1. Leadership. You must designate a
CEO. That means a full-time executive
whose sole job will be to lead the firm to
achieve the designated goal. This usually is the firm owner/founder, but it
could be another partner or employee,
or an outside hire.
Granted, this can be a difficult decision for many firm owners. In my
experience, most independent financial advisors love what they do: working with clients and helping them
to reach their financial goals for
their families and themselves.
And even though a business with
a few million dollars in annual revenues is still considered a
small business, to get there, stay
there, and keep growing it is a
This means to be successful, the
CEO is going to have to turn most
(if not all) clients to another advisor in the firm. Generally, I advise
the leader to turn over “all” their clients,
but I have worked with effective CEOs
who continued to work with a small
number of accounts.
Of course, firm owners can designate another partner to be CEO or
even bring in a CEO from outside the
firm. That option has proven successful in some of the largest firms in
But if you’re contemplating going in
that direction, think long and hard about
whether you’ll really be able to turn
over the reins of “your” firm to someone
else. That can be very difficult for many
owners, and most of the firms I’ve seen
in which the owner regularly interferes
with the CEO would be much better off
with no CEO at all.
I’ve often worked with advisory-firm
owners to make the decision to go to $1
billion and to decide who is going to run
the firm to get there. A recurring problem is filling the role the owner-turned-CEO has been playing.
One such case was with a firm that
was generating $3 million in annual
revenue. Before he became CEO, the
primary owner was producing around
60% of the firm’s revenues. His own
rainmaking skills had produced a good-sized firm. But to reach his goals, the
firm needed a full-time leader, so he
When he transferred his responsibilities to other advisors, they suddenly
were working with more clients. This
both decreased the quality of their services and virtually eliminated their time
for bringing in new clients.
What’s more, he realized that if he
hired more advisors to solve the problem, that would increase his costs faster than his growth rate. The moral of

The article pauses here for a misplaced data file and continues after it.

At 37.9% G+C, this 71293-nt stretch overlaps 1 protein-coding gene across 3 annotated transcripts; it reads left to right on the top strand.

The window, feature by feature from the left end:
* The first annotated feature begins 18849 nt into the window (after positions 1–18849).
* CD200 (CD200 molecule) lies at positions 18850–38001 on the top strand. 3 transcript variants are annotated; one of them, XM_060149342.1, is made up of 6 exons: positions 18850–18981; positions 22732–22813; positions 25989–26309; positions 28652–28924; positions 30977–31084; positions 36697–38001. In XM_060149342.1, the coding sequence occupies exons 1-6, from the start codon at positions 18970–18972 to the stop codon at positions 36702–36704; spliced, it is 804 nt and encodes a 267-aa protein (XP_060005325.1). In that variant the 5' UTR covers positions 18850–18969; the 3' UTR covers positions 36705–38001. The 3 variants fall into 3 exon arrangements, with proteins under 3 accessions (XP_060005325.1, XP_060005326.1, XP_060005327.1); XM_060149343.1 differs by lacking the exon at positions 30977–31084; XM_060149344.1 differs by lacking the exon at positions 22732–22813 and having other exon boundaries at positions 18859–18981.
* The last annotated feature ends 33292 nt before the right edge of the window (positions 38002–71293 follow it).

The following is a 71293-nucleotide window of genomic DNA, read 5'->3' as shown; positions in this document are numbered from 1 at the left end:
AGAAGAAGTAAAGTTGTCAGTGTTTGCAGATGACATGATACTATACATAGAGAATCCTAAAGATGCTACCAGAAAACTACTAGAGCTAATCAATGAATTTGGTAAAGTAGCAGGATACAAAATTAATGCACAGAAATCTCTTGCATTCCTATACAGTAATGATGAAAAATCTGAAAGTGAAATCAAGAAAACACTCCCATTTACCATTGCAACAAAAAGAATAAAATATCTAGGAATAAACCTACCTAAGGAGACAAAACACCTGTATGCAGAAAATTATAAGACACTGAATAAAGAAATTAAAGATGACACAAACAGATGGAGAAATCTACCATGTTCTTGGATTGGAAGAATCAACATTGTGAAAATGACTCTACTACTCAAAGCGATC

this case is to expect a decline in profit
margin when you become a full-time
CEO. Over time, tap someone to think
about growing the business, which
usually leads to a substantial increase
in profitability — just don’t expect to
see an immediate increase in revenues
In this example, it took three years of
lower profits. It was a struggle for the
CEO not to take on client relationships
during that time. The good news is that
although it was painful, the CEO liked
his new job, and the firm eventually
grew four times faster than it had before,
largely due to his trained advisor strategies to attract new clients.
2. Your brand will be challenged.
Someone must monitor your brand to be
sure it doesn’t change and defend it. The
job of a CEO is both to develop a brand
and to monitor employees and clients to
protect the brand.
You should expect that as your firm
grows, your competitors will increasingly attack your brand. One client got
sued by one of his competitors over his
firm’s marketing message. His attorney said this was a signal that
his business had truly become a
3. Corporate finance. I continually am surprised to find that
more advisors don’t understand
corporate finance. If you want to
run a larger business you have to
start making decisions based on
the numbers, not your intuition.
The key metrics are operating income and return on investment. As CEO, you should be
concerned about more than what you
are taking home: You are working for
all the shareholders. It’s a different
The key to running a growing independent advisory firm is to get out of
limbo as quickly as possible. To do that,
surround yourself with people who have
done this before. And, if you don’t want
to do this, I suggest you go the other way
and get smaller.
Whether you decide to get small or
grow larger, a decision about the future
of your firm must be made. It’s either to
get to $1billion in AUM or to get smaller
and change how you offer exceptional
The limbo zone is not where you
want your business to be these days. It
indicates a pattern of indecision. Make a
decision and go for it.
Angie Herbers is an independent consultant to
the advisory industry. She can be reached at
The limbo zone is not
where you want your
business to be these days.
It indicates a pattern
of indecision. Make a
decision and go for it.